Grand Canyon University has launched a pilot program to try to boost student retention. The school has hired full-time instructors to teach online learners who are most likely to drop out.
Grand Canyon recently hired 60 full-time faculty members with masters and doctoral degrees, said Brian Mueller, the university’s chief executive officer. Those instructors, who make $60,000 annually, have been teaching for three months, he added. Full-time faculty members earn roughly one-third more than part-time instructors.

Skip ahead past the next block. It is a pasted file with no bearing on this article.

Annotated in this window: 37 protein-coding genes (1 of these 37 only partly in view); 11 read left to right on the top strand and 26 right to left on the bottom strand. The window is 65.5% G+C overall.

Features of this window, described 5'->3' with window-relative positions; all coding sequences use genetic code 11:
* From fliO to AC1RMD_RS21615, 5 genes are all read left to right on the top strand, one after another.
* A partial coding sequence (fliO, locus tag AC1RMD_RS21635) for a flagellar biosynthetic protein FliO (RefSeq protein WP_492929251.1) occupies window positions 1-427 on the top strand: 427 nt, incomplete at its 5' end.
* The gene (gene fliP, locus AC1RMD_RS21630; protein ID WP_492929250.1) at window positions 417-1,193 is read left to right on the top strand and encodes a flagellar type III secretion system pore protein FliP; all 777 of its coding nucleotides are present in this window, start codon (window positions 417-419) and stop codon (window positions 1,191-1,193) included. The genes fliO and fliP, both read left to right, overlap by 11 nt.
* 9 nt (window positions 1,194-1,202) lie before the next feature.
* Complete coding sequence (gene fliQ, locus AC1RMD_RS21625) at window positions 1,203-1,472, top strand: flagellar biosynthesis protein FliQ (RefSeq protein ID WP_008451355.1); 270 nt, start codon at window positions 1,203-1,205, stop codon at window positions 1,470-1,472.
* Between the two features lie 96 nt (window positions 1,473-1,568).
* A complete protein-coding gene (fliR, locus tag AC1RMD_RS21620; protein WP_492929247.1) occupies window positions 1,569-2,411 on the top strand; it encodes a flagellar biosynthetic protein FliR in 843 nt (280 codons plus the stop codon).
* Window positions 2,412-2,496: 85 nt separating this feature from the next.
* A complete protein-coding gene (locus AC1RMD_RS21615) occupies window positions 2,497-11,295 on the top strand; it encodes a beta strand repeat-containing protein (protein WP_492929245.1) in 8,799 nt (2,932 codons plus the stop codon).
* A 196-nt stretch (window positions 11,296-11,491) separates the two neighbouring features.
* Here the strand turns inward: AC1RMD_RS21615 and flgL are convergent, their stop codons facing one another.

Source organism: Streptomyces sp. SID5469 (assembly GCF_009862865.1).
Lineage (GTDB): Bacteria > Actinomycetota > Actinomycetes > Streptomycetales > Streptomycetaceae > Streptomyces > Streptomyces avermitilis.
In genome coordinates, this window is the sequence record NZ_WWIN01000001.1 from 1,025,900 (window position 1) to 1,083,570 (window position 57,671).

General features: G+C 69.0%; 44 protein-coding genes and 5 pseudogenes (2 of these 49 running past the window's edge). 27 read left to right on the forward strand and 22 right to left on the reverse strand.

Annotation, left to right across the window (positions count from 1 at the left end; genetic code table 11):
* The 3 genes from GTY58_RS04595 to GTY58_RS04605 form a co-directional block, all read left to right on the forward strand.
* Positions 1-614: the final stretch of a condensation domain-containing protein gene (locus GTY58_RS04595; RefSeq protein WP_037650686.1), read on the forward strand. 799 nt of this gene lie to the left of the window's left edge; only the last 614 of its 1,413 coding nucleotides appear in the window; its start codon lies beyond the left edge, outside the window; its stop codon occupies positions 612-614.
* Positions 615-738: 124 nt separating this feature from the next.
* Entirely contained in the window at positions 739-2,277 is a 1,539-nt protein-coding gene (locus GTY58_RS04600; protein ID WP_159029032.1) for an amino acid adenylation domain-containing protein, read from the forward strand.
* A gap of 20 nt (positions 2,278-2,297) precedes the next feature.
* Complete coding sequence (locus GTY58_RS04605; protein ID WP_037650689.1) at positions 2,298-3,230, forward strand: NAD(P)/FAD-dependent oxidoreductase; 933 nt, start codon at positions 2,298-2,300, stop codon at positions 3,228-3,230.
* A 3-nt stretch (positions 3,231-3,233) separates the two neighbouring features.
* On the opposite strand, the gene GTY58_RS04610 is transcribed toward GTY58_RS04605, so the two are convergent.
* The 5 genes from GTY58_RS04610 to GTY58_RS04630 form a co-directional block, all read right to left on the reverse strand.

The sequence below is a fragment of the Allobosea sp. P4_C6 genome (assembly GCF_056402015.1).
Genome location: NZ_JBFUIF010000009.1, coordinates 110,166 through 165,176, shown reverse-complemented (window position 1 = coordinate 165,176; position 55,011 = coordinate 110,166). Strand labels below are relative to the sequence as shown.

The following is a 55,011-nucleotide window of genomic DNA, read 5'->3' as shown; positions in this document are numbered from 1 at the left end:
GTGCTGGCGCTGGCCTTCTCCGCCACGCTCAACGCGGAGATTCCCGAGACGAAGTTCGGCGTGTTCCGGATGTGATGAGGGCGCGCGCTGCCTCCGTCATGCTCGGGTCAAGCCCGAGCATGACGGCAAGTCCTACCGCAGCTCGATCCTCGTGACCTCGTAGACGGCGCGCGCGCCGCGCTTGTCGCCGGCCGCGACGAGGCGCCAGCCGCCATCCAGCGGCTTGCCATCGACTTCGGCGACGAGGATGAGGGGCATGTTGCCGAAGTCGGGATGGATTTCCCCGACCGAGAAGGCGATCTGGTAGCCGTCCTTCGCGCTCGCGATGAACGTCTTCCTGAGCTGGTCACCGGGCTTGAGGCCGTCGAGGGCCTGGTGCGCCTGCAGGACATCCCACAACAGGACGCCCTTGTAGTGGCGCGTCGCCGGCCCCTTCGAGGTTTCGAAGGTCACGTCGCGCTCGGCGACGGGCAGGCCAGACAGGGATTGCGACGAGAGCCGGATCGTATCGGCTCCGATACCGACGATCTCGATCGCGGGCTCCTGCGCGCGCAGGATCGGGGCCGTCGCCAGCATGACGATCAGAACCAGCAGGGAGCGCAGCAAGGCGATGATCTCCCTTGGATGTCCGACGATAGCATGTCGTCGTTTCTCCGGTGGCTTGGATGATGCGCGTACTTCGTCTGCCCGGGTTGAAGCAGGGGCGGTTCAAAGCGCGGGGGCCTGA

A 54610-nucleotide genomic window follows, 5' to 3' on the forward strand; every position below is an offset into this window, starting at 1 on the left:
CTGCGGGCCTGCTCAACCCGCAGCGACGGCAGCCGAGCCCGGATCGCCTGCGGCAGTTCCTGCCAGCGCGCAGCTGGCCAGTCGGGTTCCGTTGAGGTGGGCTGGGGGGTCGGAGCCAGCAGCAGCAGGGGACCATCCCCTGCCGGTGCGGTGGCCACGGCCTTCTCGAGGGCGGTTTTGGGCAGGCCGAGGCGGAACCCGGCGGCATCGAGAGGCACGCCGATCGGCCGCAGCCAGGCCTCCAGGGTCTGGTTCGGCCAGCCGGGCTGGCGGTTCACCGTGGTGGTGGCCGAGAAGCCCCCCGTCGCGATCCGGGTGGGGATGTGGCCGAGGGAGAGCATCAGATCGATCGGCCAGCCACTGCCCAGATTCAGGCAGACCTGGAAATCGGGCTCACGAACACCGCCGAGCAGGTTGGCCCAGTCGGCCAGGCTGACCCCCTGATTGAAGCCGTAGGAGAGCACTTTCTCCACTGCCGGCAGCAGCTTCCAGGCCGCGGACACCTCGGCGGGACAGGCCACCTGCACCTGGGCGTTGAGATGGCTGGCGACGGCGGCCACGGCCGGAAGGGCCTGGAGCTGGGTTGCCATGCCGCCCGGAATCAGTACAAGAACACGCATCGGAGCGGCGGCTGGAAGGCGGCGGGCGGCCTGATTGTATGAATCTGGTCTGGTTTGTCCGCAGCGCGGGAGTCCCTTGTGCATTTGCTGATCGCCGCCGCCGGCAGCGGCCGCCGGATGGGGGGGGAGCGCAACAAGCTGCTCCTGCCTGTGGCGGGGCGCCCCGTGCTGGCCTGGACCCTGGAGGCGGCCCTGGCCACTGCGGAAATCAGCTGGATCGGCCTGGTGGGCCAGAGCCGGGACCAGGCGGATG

Usually, online students are taught by one of 2,000 part-time instructors.
The new teachers are leading classes that tend to have online students that are at the most risk of dropping out: students with little prior college experience, who are taking their first online classes. Preliminary data shows that online Grand Canyon students who have full-time instructors are less likely to drop out, Mueller said.
Grand Canyon University’s parent company, Grand Canyon Education Inc. is based in Phoenix. It has about 37,000 online students and 3,000 students who attend classes at its 3300 W. Camelback Road campus in Phoenix, a company spokesman said.
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